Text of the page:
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Chubb Crater - Part 9 of 12
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- Date: Sat, 16 Oct 1999 22:25:24 +0200
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The National Geographic Magazine, Vol. C1, No.1, January, 1952
Solving the Riddle of Chubb Crater
By V. Ben Meen - Director, Royal Ontario Museum of Geology and
Wind Blows Good
As yet we had no data on the size of the area the anomaly covered, as
well as a number of other things it was important to know. It was hard
to contemplate going back tomorrow without all we wanted.
Then bad weather intervened overnight to give us more time. For once we
were grateful for a storm.
That next morning sleet squalls chased snow squalls down Museum Lake,
sometimes blotting out all visibility. No amphibian could come in
through that kind of weather! The squalls continued all day.
Occasionally the sun intervened brightly and dried things up, but
wind-lashed Museum Lake was much too rough for a landing.
The boys went scrambling back to the crater at an early hour, but I had
to remain behind. The radio required constant monitoring in case the
expected inquiry on weather conditions came in from our amphibian.
To borrow an expression from World War II slang, I "sweated out" those
hours at the transceiver, and for two good reasons. One was that I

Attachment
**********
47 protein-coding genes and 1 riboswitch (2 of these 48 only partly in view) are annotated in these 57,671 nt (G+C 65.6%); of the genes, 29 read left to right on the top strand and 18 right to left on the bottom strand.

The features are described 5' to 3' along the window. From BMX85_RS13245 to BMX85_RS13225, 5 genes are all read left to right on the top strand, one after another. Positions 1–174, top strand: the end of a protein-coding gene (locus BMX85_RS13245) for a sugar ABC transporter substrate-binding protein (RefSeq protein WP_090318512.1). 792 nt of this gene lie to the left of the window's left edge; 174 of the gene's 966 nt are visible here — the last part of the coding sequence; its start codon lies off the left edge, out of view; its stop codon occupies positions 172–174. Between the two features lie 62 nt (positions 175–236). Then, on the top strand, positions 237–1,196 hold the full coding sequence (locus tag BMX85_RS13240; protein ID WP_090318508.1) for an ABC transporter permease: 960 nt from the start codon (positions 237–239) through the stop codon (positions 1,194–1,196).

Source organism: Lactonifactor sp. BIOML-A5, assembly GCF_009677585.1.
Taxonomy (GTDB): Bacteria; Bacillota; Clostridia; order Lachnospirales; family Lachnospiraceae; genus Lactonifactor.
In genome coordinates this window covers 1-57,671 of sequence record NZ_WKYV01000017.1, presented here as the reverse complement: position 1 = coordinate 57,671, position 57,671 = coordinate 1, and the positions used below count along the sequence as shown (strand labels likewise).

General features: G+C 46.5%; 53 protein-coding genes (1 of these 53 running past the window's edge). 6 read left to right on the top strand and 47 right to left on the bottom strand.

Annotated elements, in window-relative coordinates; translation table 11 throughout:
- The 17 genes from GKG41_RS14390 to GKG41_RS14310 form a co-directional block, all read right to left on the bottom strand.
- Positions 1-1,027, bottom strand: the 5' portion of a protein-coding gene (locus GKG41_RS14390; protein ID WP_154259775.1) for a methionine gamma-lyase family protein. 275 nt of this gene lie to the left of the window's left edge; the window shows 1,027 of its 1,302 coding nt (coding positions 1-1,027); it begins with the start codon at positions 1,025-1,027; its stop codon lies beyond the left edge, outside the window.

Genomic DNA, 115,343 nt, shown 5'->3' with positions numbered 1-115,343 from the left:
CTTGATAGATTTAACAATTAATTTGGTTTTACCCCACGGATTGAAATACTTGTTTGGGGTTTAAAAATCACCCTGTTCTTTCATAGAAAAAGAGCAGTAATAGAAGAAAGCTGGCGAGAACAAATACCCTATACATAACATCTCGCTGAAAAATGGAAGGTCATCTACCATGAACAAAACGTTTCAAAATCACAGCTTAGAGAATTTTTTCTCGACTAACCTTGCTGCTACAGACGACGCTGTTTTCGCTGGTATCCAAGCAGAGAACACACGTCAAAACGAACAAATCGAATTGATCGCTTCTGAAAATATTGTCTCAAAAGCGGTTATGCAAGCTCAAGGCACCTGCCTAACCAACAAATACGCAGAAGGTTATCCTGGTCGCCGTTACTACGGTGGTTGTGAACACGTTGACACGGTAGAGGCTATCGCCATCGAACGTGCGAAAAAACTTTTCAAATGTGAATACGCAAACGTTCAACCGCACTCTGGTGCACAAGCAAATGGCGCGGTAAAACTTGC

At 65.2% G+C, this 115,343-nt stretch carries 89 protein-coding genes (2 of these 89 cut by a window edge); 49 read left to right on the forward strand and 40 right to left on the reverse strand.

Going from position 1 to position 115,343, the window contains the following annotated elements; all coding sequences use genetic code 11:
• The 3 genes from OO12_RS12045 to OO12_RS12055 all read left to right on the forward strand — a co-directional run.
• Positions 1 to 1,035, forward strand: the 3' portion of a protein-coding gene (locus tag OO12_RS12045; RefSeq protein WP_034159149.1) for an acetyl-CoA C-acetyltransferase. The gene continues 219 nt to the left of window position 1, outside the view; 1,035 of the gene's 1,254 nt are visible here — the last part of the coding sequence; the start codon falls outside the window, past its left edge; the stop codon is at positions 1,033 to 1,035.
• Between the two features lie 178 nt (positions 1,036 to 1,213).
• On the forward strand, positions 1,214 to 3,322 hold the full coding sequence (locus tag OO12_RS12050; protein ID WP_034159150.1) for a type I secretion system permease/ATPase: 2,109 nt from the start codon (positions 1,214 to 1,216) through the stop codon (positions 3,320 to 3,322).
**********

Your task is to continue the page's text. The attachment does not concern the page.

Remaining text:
wanted news of the plane. The second was that the radio showed we were
in the midst of a magnetic storm which would play havoc with
magnetometer readings on that all-important portion of the east rim.
Radio reception could not have been worse.
About 5 o'clock the magnetic storm passed and reception became
crystal-clear. Soon Fort McKenzie came on the air to announce:
"The Canso is here!"
That was the first information I had of the whereabouts of the big
flying boat, which had been delayed 24 hours in attempting to reach
Museum Lake Monday, as previously scheduled. I chatted with Captain
Allard across the 350 miles and promised to provide him with weather
reports in the morning for the last leg of his flight to our camp.
Then came the climax of the day and the entire expedition.
At 9 o'clock Keefe and Cowan staggered into camp, almost spent with
fatigue. Their happy faces told the story.
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